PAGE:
Mechanical engineering is one of the oldest disciplines within the engineering field. Many of the principles learned in a mechanical engineering program can be used within other related areas, such as aeronautical engineering, environmental engineering and civil engineering.
Mechanical engineers can put their talents to good use in a number of settings, among them laboratories, industrial plants, office buildings, production sites or remote sites in other countries. However, most aspiring mechanical engineers need to earn a degree from an accredited college in order to make progress in this field. An online mechanical engineering program can be the perfect way to do this. But with so many options for such programs available, how can you choose between them? That's where we come in.
Featured Online Colleges for Mechanical Engineering in 2018-19
We looked at the wide variety of online colleges for mechanical engineering and compared them on a variety of factors, including graduation and admissions rates. Our results — formulated using data from the National Center for Education Statistics' Integrated Postsecondary Education Data System (IPEDS) and our own unique methodology (located at the bottom of this page) — can help prospective students narrow down their options to the best possible programs available to them. So, without further ado, here is our list of 10 featured online colleges for medical engineering.
The University of Texas at Tyler
Texas A&M University - College Station
New Mexico Institute of Mining and Technology
University of Idaho
University of Central Florida
Mississippi State University
North Carolina State University at Raleigh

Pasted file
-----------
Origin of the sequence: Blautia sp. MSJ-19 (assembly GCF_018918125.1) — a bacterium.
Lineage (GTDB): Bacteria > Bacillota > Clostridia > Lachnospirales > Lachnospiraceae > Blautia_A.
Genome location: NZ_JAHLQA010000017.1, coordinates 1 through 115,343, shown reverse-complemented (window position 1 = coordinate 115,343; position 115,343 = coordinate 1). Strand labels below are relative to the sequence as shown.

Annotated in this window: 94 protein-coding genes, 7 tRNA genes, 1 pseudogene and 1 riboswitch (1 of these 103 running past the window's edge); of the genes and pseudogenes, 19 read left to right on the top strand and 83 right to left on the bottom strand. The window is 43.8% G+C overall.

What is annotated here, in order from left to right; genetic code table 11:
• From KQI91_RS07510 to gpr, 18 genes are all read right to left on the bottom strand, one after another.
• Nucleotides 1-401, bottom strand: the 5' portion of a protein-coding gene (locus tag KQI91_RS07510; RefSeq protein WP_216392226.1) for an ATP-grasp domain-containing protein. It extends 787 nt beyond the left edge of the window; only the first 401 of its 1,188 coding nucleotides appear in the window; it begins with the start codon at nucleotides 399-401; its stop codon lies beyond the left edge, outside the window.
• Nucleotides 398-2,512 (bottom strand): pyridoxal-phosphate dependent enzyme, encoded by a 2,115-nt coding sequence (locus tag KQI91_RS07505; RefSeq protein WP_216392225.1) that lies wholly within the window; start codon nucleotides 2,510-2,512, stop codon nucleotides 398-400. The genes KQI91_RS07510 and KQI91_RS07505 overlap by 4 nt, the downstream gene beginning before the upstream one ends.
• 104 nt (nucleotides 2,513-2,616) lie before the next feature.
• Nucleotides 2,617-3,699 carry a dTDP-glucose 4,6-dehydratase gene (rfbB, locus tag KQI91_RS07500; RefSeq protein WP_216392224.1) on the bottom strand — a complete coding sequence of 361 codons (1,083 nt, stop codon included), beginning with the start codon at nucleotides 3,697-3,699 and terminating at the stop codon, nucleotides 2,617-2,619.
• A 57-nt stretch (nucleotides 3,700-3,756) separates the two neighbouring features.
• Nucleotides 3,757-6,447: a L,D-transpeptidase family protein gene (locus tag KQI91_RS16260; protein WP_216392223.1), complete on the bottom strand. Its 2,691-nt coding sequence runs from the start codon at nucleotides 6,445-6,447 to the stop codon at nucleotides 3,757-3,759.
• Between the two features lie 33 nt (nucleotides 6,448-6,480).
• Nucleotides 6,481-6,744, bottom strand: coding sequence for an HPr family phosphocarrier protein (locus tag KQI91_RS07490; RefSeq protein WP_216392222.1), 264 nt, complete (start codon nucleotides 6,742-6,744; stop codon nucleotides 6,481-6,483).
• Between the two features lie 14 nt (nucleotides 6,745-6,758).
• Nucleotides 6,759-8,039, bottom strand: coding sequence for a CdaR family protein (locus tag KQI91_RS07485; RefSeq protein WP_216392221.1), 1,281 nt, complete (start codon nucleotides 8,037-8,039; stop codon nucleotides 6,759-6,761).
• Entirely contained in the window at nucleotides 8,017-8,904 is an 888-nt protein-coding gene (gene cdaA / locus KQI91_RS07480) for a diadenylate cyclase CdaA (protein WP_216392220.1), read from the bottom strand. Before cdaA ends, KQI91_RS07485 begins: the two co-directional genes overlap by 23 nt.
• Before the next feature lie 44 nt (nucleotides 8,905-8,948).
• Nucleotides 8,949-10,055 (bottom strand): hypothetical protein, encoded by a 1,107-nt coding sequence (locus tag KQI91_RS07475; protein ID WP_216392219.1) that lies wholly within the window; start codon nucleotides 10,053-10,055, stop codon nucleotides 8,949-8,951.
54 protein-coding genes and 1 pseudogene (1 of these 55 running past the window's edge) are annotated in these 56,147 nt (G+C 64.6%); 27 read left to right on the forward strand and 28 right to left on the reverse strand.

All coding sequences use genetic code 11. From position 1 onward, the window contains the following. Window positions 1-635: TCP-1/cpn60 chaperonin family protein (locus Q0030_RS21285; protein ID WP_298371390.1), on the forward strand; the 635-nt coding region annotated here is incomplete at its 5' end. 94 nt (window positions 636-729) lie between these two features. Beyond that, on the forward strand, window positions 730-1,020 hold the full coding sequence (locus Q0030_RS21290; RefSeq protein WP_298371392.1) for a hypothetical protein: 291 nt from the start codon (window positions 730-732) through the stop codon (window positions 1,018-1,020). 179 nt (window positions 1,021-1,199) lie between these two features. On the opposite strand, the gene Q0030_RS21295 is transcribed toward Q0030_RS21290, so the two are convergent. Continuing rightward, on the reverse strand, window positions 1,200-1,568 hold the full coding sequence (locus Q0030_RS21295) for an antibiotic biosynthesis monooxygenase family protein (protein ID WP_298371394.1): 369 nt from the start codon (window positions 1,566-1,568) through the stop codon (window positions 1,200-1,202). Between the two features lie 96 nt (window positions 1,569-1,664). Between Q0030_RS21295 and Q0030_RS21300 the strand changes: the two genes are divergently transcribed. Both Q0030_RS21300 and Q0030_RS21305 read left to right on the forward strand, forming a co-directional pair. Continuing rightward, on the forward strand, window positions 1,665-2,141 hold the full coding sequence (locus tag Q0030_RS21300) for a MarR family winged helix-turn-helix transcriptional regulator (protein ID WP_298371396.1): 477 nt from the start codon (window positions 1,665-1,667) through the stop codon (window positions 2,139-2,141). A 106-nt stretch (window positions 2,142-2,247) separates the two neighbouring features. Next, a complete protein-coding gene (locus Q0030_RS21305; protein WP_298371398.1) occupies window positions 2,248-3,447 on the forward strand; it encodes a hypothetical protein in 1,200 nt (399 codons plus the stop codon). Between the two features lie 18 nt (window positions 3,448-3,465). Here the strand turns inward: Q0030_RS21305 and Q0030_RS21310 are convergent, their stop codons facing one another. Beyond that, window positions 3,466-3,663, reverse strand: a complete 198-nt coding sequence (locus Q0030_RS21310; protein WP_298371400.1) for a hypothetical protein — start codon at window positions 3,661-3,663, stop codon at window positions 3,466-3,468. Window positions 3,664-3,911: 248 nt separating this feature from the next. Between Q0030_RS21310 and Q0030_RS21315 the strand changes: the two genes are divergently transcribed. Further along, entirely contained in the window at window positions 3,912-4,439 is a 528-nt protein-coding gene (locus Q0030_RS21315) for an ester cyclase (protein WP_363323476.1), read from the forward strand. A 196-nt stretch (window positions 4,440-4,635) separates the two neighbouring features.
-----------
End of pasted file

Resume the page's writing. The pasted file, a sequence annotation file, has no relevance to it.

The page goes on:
Kansas State University
Purdue University - Main Campus
Degree Overview: Mechanical Engineering
Considered one of the broadest fields in engineering, a person interested in mechanical engineering should definitely have the opportunity to get hands-on as well as to use computers and technology. Online programs for mechanical engineering can help students to build the skills they need to become prepared for a career in this field, whether they'll be investigating new types of wind technology or figuring out better ways to utilize hydrogen power.
Online Mechanical Engineering Courses
Online programs for mechanical engineering require different coursework based on the degree program that students enroll in. Below is a description of some typical courses that students could find at various degree levels. Because the field is strongly based in math and science, most degrees start at the bachelor's level, although some mechanical engineering technology programs are offered through associate degrees.
- An associate degree in mechanical engineering is meant to fill in the blanks regarding the basics of mechanical engineering technology for a student who already has some of the necessary math and science skills, rather than introducing a student to mechanical engineering from the ground up. Doing so will likely require various foundational courses such as calculus, materials science and technical physics.
- Online bachelor's degree programs in mechanical engineering are designed to develop skills related to electrical and electronic circuits, manufacturing techniques and the various properties of materials, preparing a student with the basic knowledge of the mechanical engineering field. A capstone project may be required as part of a bachelor's degree.
- At the graduate level, online master's degree programs in mechanical engineering allow students to develop their skills even further through courses in advanced mathematics, product and process design, and the micromechanics of materials. A thesis may be required, although students can find colleges that offer non-thesis options as well. These programs may also offer the choice to specialize in a specific area, i.e. biomechanics, automotive systems or heat transfer.
- Online doctoral programs may be harder to find, since they often require a residency at a school or a full-time commitment to finishing a degree. Still, those online PhD programs that are available are generally based in research; their purpose is to allow students to investigate and invent new innovations in varied fields, from alternative-energy technologies to nanotechnologies.
Career-Related Skills to Develop
The field of the mechanical engineer is incredibly nuanced, requiring hard skills in math and science as well as soft skills like decision-making and communication. Students pursuing an online education for mechanical engineering may want to work on the skills below as they progress through their coursework.